What Is Biological Monitoring Information For Managers

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Biological MonotoringBiological Monitoring is the measurement and assessment of workplace agents or their metabolites either in tissues, secreta, excreta, expired air or any combination of these to evaluate exposure and health risk compared to an appropriate reference.
 

Many jobs involve the use of chemicals which can harm workers’ health if they are not properly handled. Under the “Regulations for Hazardous Chemical Substances 1995”, under section 43 of the Occupational Health and Safety Act, (Act No. 85 of 1993) employers have to look for the risks to health from chemicals in the workplace, listed in Table III. They must ensure that the exposure to chemicals is either eliminated or prevented, or properly controlled. To do this the employer needs to measure the amount of chemicals to which the workers are exposed.
 

How Can Chemicals Enter the Body

The main routes of exposure are:
 

  • by inhalation (breathing in);
  • by skin absorption; or
  • by swallowing chemicals. This can happen if hands become contaminated at work and are not washed before eating, drinking or smoking.

 

If the workers are exposed to chemicals in their daily work, the most common way of finding out how much they are exposed to is to measure the amount of the chemical present in the air they breathe. However, this does not indicate how much of the chemical has actually entered the body. In particular, it does not measure how much has entered the body through the skin or by swallowing. This is why biological monitoring is recommended for certain chemicals.
 

How Can the Amount of Chemicals Absorbed Into The Body Be Measured?

Biological monitoring can be used to indicate how much of a chemical has entered the body. It involves measuring the chemical the workers are exposed to at work (or its breakdown products) in a sample of breath, urine or blood. The sample used depends on how the chemical is processed by the body. Biological monitoring is often used together with air monitoring.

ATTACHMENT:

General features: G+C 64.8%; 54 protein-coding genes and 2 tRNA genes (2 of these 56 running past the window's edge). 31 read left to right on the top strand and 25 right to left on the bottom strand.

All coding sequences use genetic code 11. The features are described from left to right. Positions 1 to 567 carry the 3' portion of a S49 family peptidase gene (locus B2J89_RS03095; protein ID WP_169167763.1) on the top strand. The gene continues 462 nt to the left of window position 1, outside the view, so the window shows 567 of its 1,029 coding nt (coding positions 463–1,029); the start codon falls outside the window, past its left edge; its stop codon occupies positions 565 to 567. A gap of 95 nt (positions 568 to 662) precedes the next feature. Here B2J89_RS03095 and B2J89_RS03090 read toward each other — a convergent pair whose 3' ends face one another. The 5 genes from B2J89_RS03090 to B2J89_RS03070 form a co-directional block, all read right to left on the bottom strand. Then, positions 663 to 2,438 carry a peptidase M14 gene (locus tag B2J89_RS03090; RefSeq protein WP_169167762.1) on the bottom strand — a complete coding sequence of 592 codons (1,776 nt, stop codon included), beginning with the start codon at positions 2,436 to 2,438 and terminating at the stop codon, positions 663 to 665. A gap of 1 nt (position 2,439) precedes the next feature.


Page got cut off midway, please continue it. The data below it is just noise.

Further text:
Why Should You Have A Biological Monitoring Programme?

Biological monitoring is especially useful when:
 

  • there is likelihood of significant absorption through the skin; and/or of swallowing of chemicals
  • control of exposure depends on engineering controls and personal protective equipment (PPE); the employer needs to check if these are protecting the workers.


If there is potential for exposure in the case of any harmful substances listed in Table III (Substances with Biological Exposure Index- BEI) of the Regulations for Hazardous Chemical Substances, monitoring is compulsory. Similarly, in case of exposure to lead, biological monitoring is required by the “Lead Regulations 2001” under section 43 of the Occupational Health and Safety Act, (Act No. 85 of 1993).
 

Biological monitoring also has a fundamental role in occupational health risk assessment and can be used to assess efficacy of:
 

  • Engineering controls
  • Administrative controls
  • Personal protective equipment (PPE)
  • Human factors such as personal behaviour effecting hygiene, appropriate use of engineering controls or working neatly.

 

Biological monitoring assists in assessment of early signs of disease by using biomarkers of exposure.
 

How To Establish AndBiological Monitoring Manage A Biological Monitoring Programme?

The main steps involved in a biological monitoring programme are:

Step 1: Define the purpose of the programme
Step 2: Appoint a competent person to manage the programme
Step 3: Define the monitoring strategy
Step 4: Consult with the employees or their representatives
Step 5: Establish procedures for sample collection, storage and transportation
Step 6: Establish procedures for interpretation of results and action to be taken from the results obtained.
 

What Are The Ethical Issues Surrounding Biological Monitoring?

There are two significant ethical issues relating to biological monitoring. These are mainly the confidentiality of results and the right of the workers to know results of measurements in his/her specimen. Obtaining a written consent from workers is advisable.
 

Air monitoring and biological monitoring are complementary tools used with the same objective and that is the protection of workers.
 

For any further information and advice on biological monitoring contact:
 

Mrs. Inakshi Naik
Analytical Services.
Tel:       +27(0)11 712 6410
Fax:      +27(0)11 712 6533
Email:    ina.naik@nioh.nhls.ac.za